Characterization, formation and development of scales on L80 steel tube resulting from seawater injection treatment

Yan Yang*, Xuan Luo, Chuanshi Hong, Abhijeet Yadav, Magdalena Rogowska, Rajan Ambat

*Corresponding author for this work

Research output: Contribution to journalJournal articleResearchpeer-review


Scale formation in oil and gas production wells is a serious problem that could cause flow reduction and increase the risk of corrosion perforation. In this paper, several characterization methods including visual observation and digital photography of the interior surface of the tubes and scales, high resolution scanning electron microscopy (SEM), transmission electron microscopy (TEM), X-ray photoelectron spectroscopy (XPS) and X-ray diffraction (XRD), have been utilized to investigate the scales. Results show that the scale has a layered structure. Moving from the steel matrix towards the inner tube surface, the scale consists of a dense layer of iron oxy-hydroxide, a porous layer of iron hydroxide and chloride-rich products, a bulk layer of akagneite (Fe8O8(OH)8Cl1.35) and hibbingite (γ-Fe2(OH)3Cl), a thin layer of copper sulphide (Cu2S) and a granular layer of barite (BaSO4). The different layers have their unique morphological characteristics and mineral phases, implying different formation mechanisms of the layers. A mechanism is proposed for the formation and growth of the scales considering the history of the well. The mechanism suggests that corrosion scales develop from the inner tube surface via corrosive reactions. Scale growth is a result of continuous corrosion followed by a combination of deposition and oxidation of the corrosion products. Scale structure and composition play important roles in the migration of chloride ions and in the reactions of corrosion scales that lead to iron release.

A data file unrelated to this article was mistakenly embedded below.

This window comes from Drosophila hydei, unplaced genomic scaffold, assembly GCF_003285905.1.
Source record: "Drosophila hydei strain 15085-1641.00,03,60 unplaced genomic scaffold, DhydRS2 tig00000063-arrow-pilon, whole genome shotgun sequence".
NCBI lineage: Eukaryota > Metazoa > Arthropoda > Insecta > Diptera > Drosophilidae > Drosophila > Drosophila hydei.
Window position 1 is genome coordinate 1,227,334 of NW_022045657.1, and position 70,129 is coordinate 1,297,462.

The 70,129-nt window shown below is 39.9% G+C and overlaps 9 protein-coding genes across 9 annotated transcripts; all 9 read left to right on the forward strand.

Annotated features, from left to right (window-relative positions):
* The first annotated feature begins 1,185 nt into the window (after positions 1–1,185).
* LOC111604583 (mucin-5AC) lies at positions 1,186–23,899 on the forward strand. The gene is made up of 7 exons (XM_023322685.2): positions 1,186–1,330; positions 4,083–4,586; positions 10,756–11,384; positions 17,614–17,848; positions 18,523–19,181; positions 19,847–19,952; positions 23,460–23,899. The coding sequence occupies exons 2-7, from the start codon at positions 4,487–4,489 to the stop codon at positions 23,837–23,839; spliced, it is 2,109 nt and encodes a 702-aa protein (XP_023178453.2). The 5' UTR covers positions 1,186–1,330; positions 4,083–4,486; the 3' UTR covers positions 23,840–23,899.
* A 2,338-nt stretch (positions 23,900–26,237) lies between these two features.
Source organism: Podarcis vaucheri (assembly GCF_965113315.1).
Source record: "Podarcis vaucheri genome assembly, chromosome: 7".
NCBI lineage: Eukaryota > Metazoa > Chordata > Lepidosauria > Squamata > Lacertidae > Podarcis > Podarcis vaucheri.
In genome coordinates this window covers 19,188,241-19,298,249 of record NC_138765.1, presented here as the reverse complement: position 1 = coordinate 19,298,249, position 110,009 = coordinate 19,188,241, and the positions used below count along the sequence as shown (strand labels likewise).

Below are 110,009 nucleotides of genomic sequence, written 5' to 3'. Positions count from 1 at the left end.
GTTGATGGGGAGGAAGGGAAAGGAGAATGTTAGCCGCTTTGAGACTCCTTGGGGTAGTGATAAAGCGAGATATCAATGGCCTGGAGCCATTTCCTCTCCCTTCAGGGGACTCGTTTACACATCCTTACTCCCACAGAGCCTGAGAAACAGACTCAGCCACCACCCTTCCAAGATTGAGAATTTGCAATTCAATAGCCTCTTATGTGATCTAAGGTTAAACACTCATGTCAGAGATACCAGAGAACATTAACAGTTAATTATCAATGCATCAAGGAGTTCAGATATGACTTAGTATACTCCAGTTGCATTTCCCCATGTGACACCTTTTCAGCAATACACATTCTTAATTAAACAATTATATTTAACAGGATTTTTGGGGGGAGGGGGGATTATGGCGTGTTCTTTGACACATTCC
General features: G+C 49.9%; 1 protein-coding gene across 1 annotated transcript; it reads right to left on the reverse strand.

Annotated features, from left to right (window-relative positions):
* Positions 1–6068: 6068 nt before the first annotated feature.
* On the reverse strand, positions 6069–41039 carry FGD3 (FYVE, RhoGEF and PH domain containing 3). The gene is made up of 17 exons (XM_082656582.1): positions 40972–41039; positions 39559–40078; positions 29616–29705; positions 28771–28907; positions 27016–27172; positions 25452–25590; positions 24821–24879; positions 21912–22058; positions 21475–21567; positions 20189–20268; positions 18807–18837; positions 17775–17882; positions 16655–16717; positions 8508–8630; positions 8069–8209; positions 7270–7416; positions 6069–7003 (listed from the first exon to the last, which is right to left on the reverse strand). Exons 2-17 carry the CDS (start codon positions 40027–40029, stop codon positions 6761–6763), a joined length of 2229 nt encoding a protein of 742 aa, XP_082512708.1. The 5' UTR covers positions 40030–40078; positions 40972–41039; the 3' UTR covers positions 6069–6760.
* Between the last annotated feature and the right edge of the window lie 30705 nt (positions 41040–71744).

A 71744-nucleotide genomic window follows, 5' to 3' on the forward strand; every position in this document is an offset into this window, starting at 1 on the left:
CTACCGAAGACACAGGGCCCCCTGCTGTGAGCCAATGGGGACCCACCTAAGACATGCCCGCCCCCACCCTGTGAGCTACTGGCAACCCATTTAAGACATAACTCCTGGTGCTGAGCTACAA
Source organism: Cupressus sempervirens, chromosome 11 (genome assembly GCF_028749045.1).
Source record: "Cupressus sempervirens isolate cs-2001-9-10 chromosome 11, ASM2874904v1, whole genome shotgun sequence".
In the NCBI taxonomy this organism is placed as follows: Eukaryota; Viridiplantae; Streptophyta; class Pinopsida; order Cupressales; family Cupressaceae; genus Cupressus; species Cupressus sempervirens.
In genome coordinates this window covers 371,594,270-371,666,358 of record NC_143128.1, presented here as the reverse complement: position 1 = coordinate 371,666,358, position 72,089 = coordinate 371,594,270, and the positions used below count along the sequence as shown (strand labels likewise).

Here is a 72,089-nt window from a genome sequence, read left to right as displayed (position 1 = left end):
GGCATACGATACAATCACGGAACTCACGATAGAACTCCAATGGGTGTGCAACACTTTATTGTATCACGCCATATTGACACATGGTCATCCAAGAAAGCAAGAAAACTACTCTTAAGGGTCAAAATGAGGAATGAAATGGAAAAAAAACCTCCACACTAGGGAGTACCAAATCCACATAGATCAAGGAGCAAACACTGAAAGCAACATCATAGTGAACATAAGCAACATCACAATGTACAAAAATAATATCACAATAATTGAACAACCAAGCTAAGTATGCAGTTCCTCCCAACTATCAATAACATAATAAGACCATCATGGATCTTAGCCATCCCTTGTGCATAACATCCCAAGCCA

Original languageEnglish
Article number107433
JournalJournal of Petroleum Science and Engineering
Number of pages14
Publication statusPublished - 2020


  • Sediment
  • Corrosion products
  • Morphology
  • Layered structure
  • Ion migration


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